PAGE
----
Thursday, December 1, 2011

Elizabeth Choy

There was once a woman who worked in a hospital. She would pretend to be a normal citizen, someone who wanted to overthrow the Japanese but did not have enough courage or opportunity to do so. But in fact, she was actually was passing supplies and messages to the British. Unfortunately, she had been discovered…

Basic CMYK

Who do you think it is? (The title should make it painfully obvious)

Elizabeth Choy was born on 29th November 1910 under the name Yong Su-Moi in North Borneo. Despite being born in Borneo, she was actually a Hakka (a chinese dialect). She was looked after by a Kadazan nanny (Kadazan is kind of like a Malaysian dialect) so she learned Kadazan as her first language. And then, afterwards, she took an English name, Elizabeth Choy. (Very international)

Life started to get rough for her during the Japanese Occupation. She served as a volunteer nurse. After the defeat of Singapore, she set up a canteen in Tan Tock Seng Hospital, and would have a regular ambulance to the British prisoners. During these trips, she would deliever food, messages, clothes, money, and sometimes even radio parts. Eventually one of the Japanese soldiers found out, and she was imprisoned in a small cell. It was only 4m by 5m which meant that each prisoner only had a square metre of space to themselves (1m by 1m). That may not seem too bad, but they had to squat there for the whole day (unless they were being tortured). When they were tortured, they would either give information, or were shocked by electric shocks and beat up. It was a painful process, but Elizabeth did not give in. Therefore, she was beaten up regularly. She said that there was no way to describe the pain of the electric shocks, and in the future, anything with electricity (like TV or Radios) ticked her off. She had to go through 200 days of the torture.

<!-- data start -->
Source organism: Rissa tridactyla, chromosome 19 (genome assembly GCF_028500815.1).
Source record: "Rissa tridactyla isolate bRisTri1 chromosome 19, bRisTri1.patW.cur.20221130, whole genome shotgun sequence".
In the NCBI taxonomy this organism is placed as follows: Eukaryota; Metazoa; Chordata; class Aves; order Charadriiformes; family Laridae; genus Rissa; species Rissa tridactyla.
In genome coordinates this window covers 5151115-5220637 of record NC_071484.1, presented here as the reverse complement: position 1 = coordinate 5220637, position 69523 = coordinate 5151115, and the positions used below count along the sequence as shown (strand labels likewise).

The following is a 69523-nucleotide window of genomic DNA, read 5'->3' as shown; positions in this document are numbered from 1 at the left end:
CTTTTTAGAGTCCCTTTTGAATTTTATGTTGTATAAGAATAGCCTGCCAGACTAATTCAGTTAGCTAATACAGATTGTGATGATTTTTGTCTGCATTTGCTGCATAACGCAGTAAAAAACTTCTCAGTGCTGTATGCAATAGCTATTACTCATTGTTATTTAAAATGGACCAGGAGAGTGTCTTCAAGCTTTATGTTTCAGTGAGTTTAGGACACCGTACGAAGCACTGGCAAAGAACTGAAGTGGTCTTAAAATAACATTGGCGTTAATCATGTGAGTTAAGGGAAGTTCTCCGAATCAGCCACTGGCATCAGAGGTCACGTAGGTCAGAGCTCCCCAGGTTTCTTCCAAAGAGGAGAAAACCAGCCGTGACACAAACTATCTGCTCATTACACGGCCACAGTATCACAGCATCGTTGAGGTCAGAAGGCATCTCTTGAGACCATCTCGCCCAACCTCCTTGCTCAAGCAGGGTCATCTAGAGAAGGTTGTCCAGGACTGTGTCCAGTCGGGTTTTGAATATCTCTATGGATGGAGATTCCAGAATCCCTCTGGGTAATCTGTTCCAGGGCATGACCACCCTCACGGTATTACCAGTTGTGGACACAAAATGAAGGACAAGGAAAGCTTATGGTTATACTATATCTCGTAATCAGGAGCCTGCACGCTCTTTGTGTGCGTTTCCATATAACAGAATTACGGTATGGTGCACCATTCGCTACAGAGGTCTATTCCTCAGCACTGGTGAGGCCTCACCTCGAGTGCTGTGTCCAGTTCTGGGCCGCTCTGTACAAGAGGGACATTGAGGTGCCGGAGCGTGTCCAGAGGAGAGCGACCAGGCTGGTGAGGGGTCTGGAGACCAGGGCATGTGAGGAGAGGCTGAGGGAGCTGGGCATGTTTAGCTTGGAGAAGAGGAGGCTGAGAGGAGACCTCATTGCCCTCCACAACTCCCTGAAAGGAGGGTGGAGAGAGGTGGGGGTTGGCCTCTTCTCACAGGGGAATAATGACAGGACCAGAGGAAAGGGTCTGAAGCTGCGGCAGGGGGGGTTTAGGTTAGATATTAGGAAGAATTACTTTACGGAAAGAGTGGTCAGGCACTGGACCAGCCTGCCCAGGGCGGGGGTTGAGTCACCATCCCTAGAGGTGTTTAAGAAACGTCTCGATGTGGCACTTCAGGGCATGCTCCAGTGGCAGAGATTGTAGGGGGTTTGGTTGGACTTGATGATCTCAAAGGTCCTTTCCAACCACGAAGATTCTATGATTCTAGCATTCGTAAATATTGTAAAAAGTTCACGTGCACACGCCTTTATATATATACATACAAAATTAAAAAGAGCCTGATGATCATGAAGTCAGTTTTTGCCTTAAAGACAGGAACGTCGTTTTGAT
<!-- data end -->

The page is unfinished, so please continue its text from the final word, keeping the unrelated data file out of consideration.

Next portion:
You will be happy to know that she survived the experience and she was awarded many times for her bravery. Also, she was allowed a half-hour session with the queen. And when the British came back, she entered politics and became Singapore’s first female member of the Legislative Council. She lived to a ripe old age of 96, and died, 14th September 2006.

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